Let's face it, the Flames won't win too many games playing exciting hockey.
Boring has to be beautiful over their final nine regular-season games to have any hope of making the playoffs.
They must accept it and don't have to apologize.
Robyn Regehr said it best when he relayed with honesty they won’t all be pretty on the heels of Tuesday night's 3-1 victory over the Anaheim Ducks.
It’s too bad it’s taken so long for them to accept that belief and actually put it into use.
If the Flames had truly bought into what head coach Brent Sutter was selling from the first day of the season, they wouldn’t be staring at the mess which sits before them right now: Flickering playoff hopes with intense pressure to win almost every game and still hoping for some help.
For some reason, they weren’t willing. Even after a red-hot November because they played the system almost exactly how Sutter was demanding.
They went 10-2-2 during a demanding second month of the season and started to carry that momentum into December, which reached a peak when they upended San Jose 2-1 Dec. 5.
Then the wheels fell off because the players stopped buying into the plan.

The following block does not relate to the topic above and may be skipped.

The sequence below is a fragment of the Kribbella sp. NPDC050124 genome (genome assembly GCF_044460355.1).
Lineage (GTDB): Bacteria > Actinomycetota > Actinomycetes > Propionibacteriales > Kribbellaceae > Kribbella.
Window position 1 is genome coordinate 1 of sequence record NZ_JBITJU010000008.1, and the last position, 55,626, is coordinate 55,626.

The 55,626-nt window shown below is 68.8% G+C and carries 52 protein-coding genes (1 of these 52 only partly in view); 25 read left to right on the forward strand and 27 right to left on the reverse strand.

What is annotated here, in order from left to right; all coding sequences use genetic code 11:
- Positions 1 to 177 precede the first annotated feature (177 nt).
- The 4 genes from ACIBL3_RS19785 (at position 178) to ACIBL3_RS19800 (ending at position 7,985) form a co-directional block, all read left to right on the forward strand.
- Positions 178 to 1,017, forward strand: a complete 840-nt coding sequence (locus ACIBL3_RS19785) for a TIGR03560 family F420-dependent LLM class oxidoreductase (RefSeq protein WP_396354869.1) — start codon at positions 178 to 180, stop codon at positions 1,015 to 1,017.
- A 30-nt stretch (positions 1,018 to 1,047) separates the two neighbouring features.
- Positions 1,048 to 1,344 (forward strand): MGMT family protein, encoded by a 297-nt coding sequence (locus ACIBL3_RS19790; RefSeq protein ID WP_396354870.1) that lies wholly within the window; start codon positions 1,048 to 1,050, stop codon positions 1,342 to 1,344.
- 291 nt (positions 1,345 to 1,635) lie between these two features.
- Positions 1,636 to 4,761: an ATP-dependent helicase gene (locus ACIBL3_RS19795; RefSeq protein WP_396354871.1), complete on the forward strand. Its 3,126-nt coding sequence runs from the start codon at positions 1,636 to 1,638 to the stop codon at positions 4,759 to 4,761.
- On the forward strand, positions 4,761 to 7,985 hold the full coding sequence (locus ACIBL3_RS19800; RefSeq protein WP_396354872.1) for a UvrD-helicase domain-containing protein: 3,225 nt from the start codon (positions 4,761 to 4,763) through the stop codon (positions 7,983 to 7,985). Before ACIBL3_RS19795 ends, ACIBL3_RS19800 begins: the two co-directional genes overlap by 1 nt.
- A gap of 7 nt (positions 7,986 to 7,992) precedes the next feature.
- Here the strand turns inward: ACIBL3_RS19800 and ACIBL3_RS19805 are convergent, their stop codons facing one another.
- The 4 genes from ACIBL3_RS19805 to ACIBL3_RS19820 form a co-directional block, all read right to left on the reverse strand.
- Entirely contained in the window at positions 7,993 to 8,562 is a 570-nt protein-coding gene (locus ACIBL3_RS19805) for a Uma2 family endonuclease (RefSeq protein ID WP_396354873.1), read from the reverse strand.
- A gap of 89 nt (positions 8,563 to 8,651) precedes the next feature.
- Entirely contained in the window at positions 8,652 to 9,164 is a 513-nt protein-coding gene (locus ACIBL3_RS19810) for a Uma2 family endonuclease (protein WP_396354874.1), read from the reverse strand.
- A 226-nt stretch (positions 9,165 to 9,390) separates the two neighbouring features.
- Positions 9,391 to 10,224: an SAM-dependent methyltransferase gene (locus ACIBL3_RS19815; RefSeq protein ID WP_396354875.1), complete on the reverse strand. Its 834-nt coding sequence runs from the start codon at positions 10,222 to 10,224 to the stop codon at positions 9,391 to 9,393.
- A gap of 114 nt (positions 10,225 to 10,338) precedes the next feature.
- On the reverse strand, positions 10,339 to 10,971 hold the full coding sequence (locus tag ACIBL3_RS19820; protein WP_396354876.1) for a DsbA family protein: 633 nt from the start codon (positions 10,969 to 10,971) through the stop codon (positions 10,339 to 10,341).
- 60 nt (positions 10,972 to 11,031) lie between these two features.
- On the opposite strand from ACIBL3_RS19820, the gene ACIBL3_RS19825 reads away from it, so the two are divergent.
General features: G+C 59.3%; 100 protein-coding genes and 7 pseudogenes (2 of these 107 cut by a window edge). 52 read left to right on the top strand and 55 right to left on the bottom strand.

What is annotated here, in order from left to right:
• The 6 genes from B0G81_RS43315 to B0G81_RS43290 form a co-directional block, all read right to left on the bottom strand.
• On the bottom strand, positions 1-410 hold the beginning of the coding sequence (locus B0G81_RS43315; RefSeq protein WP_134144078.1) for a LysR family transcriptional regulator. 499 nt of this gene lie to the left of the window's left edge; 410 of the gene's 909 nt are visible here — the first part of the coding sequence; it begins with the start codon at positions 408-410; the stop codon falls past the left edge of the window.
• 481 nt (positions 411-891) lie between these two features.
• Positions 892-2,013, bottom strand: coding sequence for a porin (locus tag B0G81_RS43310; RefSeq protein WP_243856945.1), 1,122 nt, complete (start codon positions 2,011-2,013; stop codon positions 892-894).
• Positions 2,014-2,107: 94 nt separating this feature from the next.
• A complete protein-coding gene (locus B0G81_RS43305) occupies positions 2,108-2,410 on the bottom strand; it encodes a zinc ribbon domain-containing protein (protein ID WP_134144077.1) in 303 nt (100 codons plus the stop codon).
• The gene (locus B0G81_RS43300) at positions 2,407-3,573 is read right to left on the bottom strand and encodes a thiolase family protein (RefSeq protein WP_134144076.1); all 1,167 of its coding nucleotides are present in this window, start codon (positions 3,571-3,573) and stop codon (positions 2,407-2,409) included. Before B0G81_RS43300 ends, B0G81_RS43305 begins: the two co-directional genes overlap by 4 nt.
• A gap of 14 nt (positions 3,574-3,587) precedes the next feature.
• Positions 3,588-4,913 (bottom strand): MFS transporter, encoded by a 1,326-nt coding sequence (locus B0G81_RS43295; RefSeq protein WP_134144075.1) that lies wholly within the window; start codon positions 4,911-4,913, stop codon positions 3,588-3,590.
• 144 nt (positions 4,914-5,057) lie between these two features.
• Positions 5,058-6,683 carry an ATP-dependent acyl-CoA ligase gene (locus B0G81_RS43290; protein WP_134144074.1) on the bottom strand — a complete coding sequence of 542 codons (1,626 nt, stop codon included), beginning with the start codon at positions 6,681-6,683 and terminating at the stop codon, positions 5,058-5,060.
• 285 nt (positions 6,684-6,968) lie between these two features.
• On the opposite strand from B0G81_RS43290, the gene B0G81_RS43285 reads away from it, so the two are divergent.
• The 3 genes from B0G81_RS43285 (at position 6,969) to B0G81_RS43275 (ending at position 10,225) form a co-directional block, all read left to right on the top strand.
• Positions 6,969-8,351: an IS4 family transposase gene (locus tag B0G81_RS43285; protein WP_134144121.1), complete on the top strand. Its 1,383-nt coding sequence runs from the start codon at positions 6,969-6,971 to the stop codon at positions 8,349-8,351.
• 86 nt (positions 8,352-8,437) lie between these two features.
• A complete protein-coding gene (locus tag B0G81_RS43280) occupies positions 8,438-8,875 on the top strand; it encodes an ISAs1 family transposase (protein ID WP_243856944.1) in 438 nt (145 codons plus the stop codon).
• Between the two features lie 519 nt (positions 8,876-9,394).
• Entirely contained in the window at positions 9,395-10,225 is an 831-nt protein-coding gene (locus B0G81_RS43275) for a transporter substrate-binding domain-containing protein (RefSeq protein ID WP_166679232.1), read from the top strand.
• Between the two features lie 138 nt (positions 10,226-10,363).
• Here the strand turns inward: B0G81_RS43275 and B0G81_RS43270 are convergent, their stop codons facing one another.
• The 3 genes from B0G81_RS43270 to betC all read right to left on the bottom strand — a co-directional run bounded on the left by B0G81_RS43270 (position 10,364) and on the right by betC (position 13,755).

Instead of feeling complete with close, low-scoring wins, too many started to worry about personal stats.
Too many wanted more.
More ice time in scoring situations. More goals. More accolades.
The chase for more added up to less.
The sacrifice was wins, and instead of being in the hunt for the Northwest Division crown — or even the Western Conference title — the Flames are on the cusp of falling off the cliff.
They’re still hanging on with hope.
Only time, and a string of victories, will tell whether it’s false hope.
Their best chance is doing more of the same we saw against the Ducks.
It’s the same plan which resulted in wins over Colorado and San Jose last week.
Be smart defensively to limit opportunities against.
Be aggressive on the forecheck to create chances, especially early.
And be patient knowing if they stick with the program, good things will happen.
All along Sutter said he wanted his team to learn to play a strong defensive game, and take advantage of the other team’s mistakes.
Sure, it meant low-scoring games, especially at the beginning, but he believed as the Flames improved their defensive play — which was not up to snuff to be a contender — the offensive chances would increase.
So would the goals.
Too many on the Flames weren’t willing to wait for the process to happen.
The Flames don’t have the skill to play the run-and-gun, fire-wagon hockey fans can pine over.
They could try against the NHL’s lesser lights, but all that plan of attack would do over their final nine regular-season games is ensure tee times a whole lot sooner than they say.
If they remind themselves of that now, they stand a better chance of making the playoffs.
They already saw what happens when they don’t believe in the plan.
The end result will be extreme disappointment for a crew which had high hopes for itself just a few months ago.